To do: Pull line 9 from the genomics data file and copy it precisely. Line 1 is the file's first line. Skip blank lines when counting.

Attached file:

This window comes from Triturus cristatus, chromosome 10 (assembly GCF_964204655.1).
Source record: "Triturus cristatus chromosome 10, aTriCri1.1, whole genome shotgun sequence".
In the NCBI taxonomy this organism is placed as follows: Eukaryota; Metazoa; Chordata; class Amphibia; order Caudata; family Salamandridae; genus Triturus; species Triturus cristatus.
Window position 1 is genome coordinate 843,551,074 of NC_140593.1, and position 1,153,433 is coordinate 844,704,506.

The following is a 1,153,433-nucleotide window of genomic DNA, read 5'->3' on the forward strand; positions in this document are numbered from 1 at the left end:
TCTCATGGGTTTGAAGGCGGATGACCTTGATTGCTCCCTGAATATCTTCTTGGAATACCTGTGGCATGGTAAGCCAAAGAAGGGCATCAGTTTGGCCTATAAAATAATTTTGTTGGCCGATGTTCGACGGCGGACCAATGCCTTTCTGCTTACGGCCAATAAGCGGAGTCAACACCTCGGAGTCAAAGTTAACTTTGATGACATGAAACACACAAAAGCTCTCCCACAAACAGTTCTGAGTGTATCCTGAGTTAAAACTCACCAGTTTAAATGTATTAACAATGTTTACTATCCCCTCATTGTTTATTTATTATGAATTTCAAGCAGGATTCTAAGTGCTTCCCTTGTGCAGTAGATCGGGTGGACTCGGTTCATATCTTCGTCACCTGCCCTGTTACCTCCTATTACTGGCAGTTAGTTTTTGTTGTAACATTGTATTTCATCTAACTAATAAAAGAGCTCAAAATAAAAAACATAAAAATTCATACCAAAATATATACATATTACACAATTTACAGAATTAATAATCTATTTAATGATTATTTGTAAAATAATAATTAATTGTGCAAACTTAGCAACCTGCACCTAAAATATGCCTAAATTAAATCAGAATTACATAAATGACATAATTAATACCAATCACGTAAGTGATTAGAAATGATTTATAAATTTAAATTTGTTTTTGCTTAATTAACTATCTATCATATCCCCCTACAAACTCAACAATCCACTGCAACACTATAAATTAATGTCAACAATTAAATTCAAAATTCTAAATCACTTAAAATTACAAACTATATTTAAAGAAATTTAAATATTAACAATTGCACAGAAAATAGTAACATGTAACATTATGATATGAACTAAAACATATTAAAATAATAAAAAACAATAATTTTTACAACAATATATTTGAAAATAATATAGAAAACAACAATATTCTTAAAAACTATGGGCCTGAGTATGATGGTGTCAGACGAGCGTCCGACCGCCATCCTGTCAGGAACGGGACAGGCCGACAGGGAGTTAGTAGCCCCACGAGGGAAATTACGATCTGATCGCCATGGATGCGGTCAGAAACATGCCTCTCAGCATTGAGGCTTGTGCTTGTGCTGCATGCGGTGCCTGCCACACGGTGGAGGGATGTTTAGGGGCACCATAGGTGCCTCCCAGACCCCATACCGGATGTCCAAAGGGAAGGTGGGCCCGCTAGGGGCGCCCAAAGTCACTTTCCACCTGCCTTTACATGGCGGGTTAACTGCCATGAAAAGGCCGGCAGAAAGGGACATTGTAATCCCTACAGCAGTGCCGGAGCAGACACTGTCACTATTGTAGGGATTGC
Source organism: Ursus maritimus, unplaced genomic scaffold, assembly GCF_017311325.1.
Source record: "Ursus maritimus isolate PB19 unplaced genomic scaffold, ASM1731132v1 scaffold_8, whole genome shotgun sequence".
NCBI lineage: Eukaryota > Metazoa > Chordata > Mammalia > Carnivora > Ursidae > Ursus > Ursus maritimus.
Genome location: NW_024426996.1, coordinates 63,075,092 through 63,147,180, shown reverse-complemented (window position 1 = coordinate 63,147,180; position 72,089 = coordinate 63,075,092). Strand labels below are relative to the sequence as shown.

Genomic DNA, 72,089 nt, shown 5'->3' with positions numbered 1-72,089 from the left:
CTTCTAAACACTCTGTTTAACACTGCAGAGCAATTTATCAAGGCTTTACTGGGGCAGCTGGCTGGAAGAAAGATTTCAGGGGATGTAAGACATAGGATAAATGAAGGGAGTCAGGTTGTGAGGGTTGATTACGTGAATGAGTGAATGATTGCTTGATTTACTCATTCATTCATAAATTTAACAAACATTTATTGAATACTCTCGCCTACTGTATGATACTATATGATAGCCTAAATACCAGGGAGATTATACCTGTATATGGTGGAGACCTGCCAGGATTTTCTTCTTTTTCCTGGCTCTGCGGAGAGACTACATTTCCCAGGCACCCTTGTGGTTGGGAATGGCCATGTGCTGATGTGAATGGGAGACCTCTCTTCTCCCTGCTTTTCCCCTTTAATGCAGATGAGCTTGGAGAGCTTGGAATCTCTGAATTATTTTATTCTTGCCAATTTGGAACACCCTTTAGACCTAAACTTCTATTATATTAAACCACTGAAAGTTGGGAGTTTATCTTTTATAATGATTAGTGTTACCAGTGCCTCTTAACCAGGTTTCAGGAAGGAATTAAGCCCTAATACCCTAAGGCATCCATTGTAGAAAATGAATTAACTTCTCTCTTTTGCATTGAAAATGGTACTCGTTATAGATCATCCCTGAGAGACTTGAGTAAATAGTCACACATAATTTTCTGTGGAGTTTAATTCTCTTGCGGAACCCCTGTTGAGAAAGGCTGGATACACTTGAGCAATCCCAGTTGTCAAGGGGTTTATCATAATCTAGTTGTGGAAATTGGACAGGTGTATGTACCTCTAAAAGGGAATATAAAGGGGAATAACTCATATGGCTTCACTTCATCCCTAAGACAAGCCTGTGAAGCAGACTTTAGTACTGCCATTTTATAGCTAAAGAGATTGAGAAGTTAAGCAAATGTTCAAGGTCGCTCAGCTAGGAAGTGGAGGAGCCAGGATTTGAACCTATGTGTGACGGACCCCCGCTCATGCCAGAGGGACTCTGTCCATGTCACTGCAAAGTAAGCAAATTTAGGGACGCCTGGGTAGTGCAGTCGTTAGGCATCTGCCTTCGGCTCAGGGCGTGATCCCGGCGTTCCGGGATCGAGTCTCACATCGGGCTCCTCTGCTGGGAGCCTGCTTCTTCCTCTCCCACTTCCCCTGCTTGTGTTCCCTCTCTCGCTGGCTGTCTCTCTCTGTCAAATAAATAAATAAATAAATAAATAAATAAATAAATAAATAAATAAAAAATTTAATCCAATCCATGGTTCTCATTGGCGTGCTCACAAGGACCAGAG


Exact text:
NCBI lineage: Eukaryota > Metazoa > Chordata > Mammalia > Carnivora > Ursidae > Ursus > Ursus maritimus.